Just right opposite the Independence Palace, Le Quy Don High School boasts a history that is dated back to 1874.
The school was founded during the French colonialism and was named Collège Indigène (Indigenous College), said Truong Kim Quan, director of the city’s center for preserving historic sites.
It first admitted French children only, but was later opened to Vietnamese with French nationality early in the 20th century. At that time the school was renamed to Chasseloup-Labaut in tribute to the then Minister of the Navy and the Colonies.
In 1954, the school’s name was changed again. It was named after writer and philosopher Jean-Jacques Rousseau. Even though it continued to be managed by the French, most of its students were Vietnamese.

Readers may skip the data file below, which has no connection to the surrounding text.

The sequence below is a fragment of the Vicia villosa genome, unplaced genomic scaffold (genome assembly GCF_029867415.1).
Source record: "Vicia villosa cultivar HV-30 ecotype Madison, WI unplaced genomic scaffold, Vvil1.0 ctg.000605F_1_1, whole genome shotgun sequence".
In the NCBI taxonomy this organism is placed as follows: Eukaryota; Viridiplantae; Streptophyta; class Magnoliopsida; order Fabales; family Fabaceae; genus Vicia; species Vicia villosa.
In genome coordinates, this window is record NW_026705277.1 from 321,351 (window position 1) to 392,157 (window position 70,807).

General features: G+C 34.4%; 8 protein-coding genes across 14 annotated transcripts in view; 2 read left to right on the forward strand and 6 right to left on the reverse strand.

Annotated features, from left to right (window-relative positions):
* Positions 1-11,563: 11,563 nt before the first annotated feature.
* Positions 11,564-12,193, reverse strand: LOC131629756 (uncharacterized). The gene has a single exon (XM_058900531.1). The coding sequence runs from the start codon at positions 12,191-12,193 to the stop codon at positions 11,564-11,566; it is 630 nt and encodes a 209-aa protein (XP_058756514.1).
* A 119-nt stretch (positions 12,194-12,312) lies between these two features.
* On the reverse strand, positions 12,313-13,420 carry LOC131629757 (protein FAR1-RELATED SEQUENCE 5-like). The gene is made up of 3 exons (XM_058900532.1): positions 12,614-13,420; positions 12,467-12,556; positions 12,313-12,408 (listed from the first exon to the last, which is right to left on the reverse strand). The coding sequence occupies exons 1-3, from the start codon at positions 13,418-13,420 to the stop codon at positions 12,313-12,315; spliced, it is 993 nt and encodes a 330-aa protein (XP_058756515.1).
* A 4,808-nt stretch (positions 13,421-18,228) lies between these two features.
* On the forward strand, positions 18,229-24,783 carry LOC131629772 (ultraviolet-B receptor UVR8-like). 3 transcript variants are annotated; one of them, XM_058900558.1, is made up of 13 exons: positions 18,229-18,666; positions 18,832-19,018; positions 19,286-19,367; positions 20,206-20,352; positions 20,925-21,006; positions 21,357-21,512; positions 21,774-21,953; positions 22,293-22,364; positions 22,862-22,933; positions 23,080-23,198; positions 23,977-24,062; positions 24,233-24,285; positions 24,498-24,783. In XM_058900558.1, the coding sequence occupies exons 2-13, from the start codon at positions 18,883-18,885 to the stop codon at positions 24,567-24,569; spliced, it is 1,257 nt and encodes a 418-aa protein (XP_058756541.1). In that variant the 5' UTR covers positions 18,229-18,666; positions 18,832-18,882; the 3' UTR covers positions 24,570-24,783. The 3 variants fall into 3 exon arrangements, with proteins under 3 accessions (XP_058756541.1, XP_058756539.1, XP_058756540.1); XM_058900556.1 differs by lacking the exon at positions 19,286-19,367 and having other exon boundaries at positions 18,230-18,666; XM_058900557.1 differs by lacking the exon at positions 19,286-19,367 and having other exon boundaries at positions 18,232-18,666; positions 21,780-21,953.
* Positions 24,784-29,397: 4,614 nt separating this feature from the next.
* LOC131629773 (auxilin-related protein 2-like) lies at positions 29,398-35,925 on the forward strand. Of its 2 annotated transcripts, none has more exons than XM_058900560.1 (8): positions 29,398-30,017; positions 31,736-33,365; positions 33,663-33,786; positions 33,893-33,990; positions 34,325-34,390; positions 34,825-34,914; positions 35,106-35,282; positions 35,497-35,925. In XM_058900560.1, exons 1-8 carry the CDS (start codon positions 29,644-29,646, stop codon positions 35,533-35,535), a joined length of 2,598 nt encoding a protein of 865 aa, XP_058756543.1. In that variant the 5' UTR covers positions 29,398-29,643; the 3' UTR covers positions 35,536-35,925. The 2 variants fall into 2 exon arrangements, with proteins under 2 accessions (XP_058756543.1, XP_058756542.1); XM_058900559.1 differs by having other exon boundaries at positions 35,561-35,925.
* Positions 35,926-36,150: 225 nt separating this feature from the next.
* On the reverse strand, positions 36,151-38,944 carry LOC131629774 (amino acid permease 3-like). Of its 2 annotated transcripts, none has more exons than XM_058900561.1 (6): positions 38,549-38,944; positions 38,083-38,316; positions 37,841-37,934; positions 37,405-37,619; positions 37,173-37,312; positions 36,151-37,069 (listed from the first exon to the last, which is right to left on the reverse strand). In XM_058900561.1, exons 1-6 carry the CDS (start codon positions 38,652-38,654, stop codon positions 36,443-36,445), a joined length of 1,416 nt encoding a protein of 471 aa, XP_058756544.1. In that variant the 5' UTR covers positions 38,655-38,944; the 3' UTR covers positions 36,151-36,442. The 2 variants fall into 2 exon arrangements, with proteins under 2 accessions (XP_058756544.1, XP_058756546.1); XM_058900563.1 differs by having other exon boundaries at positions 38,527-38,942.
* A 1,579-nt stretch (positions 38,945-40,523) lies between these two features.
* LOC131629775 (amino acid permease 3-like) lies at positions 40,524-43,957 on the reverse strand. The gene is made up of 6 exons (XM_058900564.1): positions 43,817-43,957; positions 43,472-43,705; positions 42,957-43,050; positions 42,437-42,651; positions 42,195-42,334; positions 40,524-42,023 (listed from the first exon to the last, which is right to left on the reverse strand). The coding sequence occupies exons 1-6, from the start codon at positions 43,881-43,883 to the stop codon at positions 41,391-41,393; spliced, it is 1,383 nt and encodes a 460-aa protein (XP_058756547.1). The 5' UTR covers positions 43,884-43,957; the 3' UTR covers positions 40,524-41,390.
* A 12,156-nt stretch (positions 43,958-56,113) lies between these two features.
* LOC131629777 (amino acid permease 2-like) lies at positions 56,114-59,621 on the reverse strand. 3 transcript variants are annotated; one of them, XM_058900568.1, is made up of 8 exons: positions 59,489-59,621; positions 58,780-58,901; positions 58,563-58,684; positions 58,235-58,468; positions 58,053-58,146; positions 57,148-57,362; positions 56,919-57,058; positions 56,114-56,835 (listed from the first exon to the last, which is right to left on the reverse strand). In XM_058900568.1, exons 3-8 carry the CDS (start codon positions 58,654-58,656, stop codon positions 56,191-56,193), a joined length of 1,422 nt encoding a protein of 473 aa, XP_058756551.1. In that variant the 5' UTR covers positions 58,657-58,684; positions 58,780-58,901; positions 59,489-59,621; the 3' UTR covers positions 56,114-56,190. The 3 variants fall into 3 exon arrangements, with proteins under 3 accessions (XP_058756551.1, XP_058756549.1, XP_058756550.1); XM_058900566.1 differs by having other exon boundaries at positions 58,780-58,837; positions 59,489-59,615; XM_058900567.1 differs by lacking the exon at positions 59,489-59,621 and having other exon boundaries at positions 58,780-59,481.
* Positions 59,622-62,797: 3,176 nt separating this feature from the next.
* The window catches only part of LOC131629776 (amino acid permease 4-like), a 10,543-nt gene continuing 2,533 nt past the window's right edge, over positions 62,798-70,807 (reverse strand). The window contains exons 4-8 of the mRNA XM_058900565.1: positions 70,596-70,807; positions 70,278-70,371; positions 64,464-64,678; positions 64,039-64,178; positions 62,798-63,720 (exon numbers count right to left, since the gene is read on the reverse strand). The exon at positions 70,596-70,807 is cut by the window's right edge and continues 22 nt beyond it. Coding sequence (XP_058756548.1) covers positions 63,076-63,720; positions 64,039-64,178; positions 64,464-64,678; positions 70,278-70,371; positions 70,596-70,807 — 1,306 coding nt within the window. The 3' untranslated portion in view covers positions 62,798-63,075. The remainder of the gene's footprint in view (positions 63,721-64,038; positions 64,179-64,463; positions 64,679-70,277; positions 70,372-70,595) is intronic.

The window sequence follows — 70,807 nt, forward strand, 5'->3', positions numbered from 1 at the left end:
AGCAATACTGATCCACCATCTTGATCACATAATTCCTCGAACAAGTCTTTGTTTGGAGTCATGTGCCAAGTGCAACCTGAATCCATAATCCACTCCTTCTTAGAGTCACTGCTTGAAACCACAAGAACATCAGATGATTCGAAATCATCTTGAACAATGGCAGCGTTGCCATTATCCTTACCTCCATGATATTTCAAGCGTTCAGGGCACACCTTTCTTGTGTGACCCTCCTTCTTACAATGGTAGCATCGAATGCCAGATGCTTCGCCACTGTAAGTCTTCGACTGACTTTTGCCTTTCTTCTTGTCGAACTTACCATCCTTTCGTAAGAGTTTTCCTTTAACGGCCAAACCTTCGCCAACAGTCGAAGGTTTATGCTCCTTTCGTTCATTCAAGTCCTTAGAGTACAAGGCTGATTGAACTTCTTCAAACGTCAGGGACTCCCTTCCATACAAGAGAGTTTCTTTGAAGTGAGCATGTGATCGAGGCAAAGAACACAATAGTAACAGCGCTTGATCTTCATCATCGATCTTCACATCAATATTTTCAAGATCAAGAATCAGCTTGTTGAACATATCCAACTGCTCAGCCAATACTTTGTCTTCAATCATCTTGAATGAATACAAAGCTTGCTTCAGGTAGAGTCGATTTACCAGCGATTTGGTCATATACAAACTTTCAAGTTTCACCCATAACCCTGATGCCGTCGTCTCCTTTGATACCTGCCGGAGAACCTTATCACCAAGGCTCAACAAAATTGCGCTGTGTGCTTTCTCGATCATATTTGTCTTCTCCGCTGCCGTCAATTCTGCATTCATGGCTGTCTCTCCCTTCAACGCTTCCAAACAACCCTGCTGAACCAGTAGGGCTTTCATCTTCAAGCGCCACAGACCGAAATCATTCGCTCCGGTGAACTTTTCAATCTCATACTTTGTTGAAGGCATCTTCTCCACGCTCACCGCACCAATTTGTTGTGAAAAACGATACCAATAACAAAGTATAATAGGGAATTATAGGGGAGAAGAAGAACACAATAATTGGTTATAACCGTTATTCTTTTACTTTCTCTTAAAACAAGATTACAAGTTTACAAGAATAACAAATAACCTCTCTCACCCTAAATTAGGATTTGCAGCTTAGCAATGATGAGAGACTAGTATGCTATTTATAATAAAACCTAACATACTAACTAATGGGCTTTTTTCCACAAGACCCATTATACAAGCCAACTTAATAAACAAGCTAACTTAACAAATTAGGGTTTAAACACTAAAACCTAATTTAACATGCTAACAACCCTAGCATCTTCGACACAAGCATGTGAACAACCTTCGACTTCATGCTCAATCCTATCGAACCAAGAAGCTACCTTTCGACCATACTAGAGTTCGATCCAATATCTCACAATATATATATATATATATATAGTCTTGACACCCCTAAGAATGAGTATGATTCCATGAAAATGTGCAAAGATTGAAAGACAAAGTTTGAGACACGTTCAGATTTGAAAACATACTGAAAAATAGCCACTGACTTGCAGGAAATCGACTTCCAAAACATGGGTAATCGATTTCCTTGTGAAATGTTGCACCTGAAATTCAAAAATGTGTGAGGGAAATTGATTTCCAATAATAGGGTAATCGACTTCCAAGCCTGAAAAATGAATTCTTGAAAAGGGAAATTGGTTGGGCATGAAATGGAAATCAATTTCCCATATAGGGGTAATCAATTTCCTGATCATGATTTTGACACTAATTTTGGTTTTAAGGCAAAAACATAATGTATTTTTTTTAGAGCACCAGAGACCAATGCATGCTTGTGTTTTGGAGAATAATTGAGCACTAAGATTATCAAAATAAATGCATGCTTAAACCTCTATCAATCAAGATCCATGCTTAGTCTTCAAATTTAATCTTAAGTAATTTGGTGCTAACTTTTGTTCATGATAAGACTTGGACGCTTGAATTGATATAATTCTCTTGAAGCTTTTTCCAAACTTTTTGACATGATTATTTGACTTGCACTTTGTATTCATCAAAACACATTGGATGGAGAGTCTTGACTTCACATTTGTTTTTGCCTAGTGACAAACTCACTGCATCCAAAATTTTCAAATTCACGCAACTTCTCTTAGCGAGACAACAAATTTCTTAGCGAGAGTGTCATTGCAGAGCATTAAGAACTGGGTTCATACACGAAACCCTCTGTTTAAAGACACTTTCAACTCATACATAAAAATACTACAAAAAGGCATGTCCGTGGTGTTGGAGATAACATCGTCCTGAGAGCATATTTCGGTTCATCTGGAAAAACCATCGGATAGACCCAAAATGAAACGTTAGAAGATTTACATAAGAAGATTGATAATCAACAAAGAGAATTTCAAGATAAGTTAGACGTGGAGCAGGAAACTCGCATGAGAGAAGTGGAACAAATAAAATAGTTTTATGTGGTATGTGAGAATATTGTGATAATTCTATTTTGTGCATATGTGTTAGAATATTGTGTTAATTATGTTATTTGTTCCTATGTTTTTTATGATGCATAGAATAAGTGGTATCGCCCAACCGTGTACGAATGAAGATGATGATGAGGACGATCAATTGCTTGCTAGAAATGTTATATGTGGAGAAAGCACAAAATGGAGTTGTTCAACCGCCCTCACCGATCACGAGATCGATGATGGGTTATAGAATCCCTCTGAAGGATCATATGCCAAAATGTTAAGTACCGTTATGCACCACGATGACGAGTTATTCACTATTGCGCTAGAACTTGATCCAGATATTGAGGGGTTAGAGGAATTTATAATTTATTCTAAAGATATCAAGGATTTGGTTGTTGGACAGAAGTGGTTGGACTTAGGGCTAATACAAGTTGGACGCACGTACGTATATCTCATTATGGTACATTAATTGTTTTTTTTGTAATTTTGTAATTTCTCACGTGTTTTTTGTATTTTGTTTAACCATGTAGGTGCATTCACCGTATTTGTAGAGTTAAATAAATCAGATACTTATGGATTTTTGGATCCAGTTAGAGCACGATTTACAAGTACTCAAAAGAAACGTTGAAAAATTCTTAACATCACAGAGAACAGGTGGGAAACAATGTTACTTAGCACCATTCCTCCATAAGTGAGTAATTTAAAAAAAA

It was handed over to Vietnamese staff in 1970, and was renamed as Le Quy Don, one of the most famous scholars in Vietnam’s history.
Over the years, many of the school’s students have become successful in various fields and received national and international recognitions like late cultural scholar Vuong Hong Sen, late musician Trinh Cong Son, and late historian Tran Van Giau.
Late King of Cambodia Norodom Sihanouk also enrolled in the school when he was 14.